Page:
A1 Trading Company

June 22, 2020

Bollinger Band Strategy Study (Part 1)

Frank Cabibi

Last week, I proposed an idea to Nick about a strategy that trades the US30, a highly leveraged index that can generate immense gains as well as immense losses. In a time of high volatility, it's hard to keep your trades in something that moves heavily on an already highly leveraged chart. If you have ever traded the US30 as well as other US indices like SPX500 or NAS100, you have probably seen how large they show gains/losses in even the smallest of moves. But if you guess right, some of these trades can work out big for you. One of our members followed a short signal on US30 in the group and made over $100 on a .01 lot in a matter of 1-2 hours. This is because these indices trade up to only two decimal places (the hundredths place) on the index where as an average currency pair like EUR/USD trades up to five decimal places. There are many pips moving in each cent that the index moves, which means lots of pips go up or down on even the smallest lot size. With such a high leverage, I wanted to find a way to take advantage of these moves.

The Strategy

The strategy is fairly simple: We're going to look at bollinger bands to understand the 14-day average volatility by looking at the distance between the upper and lower bollinger bands. With that in mind, trades will be taken every time the price hits the lower band or upper band, and will look to close when the price hits in the middle of the bands. It will also take a short position on the top of the bands and won't close until it hits the center of the band.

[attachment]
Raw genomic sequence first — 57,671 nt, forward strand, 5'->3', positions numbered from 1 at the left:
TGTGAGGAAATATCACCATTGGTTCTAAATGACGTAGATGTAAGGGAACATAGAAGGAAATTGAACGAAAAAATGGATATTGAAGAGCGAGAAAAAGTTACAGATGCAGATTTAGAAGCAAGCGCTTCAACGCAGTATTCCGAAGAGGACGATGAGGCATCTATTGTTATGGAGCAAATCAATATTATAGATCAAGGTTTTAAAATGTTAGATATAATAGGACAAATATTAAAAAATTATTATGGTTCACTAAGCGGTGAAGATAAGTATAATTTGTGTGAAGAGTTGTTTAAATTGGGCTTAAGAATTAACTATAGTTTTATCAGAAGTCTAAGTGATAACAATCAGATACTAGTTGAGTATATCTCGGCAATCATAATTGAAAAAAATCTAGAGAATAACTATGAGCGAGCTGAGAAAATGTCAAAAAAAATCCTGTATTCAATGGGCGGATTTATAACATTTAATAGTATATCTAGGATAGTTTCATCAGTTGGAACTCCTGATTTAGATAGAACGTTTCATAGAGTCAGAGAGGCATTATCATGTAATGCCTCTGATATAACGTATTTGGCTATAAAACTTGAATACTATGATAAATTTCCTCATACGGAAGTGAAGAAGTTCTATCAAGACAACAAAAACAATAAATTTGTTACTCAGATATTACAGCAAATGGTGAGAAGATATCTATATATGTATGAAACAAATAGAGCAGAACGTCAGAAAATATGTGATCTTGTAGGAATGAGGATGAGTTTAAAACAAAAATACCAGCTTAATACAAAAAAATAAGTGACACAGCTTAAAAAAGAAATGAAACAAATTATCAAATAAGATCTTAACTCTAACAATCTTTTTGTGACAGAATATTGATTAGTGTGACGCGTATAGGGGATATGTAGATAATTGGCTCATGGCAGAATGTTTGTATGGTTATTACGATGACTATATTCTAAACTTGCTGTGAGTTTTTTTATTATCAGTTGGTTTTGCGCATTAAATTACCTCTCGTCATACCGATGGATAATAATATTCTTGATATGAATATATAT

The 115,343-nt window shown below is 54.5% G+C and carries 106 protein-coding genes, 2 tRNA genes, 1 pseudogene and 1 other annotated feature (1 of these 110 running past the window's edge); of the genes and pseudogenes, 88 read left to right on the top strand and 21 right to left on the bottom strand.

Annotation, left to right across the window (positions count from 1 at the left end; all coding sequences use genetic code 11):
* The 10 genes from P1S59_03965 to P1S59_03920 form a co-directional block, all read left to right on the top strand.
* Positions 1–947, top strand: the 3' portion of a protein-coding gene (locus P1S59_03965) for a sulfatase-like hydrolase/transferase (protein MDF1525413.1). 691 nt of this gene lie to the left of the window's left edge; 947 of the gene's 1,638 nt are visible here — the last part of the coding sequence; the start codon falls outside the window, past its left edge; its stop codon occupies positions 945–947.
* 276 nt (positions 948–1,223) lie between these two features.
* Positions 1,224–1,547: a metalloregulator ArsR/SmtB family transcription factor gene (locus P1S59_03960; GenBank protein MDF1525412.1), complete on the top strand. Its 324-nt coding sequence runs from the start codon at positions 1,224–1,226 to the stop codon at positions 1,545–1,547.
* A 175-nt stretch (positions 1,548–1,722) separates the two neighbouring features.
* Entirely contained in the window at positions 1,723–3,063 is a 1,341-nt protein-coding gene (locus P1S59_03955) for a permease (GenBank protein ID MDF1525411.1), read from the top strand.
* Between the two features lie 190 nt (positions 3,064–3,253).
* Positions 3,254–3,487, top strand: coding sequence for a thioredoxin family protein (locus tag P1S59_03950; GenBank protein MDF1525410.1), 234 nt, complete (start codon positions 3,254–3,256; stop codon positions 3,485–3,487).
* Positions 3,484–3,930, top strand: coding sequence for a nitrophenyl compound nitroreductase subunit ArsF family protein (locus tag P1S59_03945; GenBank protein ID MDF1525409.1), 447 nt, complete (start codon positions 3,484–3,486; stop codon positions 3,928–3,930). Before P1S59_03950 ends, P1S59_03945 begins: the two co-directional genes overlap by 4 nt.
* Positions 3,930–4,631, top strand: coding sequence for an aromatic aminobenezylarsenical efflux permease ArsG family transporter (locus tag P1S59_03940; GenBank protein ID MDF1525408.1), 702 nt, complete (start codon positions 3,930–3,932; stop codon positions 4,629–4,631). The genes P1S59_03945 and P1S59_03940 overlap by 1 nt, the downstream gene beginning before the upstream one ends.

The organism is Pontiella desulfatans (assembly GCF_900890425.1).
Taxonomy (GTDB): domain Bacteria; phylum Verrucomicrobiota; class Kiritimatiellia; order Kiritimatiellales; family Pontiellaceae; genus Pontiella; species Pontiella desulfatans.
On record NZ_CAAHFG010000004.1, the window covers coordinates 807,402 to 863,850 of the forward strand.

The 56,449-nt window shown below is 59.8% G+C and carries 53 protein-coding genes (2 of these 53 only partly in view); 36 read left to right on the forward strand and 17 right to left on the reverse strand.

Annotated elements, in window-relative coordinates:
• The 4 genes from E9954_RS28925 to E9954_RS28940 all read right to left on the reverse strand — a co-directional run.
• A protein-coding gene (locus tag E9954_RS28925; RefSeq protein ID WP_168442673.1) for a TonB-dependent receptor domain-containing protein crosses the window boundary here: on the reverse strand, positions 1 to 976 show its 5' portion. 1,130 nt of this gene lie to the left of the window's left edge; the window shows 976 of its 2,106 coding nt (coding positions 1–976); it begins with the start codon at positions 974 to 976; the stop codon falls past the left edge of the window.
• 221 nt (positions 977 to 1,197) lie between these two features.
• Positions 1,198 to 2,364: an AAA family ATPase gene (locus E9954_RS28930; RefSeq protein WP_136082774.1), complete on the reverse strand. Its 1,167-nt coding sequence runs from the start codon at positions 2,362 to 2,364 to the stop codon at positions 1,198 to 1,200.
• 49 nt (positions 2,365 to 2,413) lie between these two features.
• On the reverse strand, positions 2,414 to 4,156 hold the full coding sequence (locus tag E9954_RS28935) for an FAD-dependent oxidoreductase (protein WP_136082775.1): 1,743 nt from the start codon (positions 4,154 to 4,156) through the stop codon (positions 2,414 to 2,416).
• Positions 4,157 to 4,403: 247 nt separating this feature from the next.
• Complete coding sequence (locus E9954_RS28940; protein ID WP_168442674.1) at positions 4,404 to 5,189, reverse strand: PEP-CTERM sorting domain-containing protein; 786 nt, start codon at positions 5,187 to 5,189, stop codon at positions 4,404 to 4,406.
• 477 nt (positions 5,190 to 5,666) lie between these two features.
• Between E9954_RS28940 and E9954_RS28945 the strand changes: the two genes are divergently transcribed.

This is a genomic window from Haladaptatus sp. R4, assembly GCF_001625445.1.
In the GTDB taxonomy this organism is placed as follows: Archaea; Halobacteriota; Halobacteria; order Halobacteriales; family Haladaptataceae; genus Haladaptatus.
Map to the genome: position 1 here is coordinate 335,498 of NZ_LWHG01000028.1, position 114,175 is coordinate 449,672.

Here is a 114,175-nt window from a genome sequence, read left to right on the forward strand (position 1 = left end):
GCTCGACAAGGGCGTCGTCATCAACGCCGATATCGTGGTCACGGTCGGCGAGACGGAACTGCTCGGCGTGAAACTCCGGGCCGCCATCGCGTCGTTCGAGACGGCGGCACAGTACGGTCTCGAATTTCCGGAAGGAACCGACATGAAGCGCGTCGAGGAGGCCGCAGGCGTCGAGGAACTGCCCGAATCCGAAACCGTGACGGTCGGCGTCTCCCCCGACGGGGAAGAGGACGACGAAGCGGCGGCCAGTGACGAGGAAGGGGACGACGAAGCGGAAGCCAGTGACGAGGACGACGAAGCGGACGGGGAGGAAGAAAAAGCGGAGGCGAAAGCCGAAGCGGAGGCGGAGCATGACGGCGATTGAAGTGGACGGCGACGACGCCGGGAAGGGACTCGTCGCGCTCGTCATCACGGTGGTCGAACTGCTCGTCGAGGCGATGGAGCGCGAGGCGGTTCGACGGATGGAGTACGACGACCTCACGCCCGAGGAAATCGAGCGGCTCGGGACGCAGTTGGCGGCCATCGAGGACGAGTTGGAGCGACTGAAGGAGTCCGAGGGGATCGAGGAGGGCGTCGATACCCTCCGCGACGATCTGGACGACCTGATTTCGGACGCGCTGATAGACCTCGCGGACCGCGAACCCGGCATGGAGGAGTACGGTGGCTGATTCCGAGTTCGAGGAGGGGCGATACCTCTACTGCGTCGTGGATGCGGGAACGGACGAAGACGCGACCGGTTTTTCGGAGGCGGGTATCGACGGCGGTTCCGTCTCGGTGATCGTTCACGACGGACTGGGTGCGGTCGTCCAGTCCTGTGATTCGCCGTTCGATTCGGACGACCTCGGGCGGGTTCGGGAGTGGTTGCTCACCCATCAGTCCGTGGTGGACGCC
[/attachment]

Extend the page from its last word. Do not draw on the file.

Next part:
This chart is basically what each trade would look like. As you can see, there have been a lot more winners than losers on this period of time. However, within this period, especially the last short taken, you can be stuck in these trades for days or weeks depending on where the prices move. Notice how all the trades close in the middle of the bands. All trades are taken either on the top band or the bottom band, and all closes are in the middle. Although some of these trades look short with little movement, that is exactly why I chose the US30. The first demo trade on that chart is about a 2.87% gain on the trade, which is good on any currency pair. But on the US30, that kind of trade is great.

For this study, at least in phase one, we don't want to include any other indicators. RSI doesn't matter, support and resistance doesn't matter, fibs and moving averages don't matter, etc. Here is a raw study of the strategy to see how it will do on its own. After finding more results, we will be likely to tweak some things. We might even trash the whole idea, but not after some careful study and testing.

The Risk Management

Earlier in the article, I said we would use the bollinger bands to measure volatility and trade off that gauge. To better understand what I'm getting at, let's say that the distance between the top and bottom bands are 4% apart; so a 4% move in price from the bottom band will take you to the top band. That is now considered our gauge that we will trade in.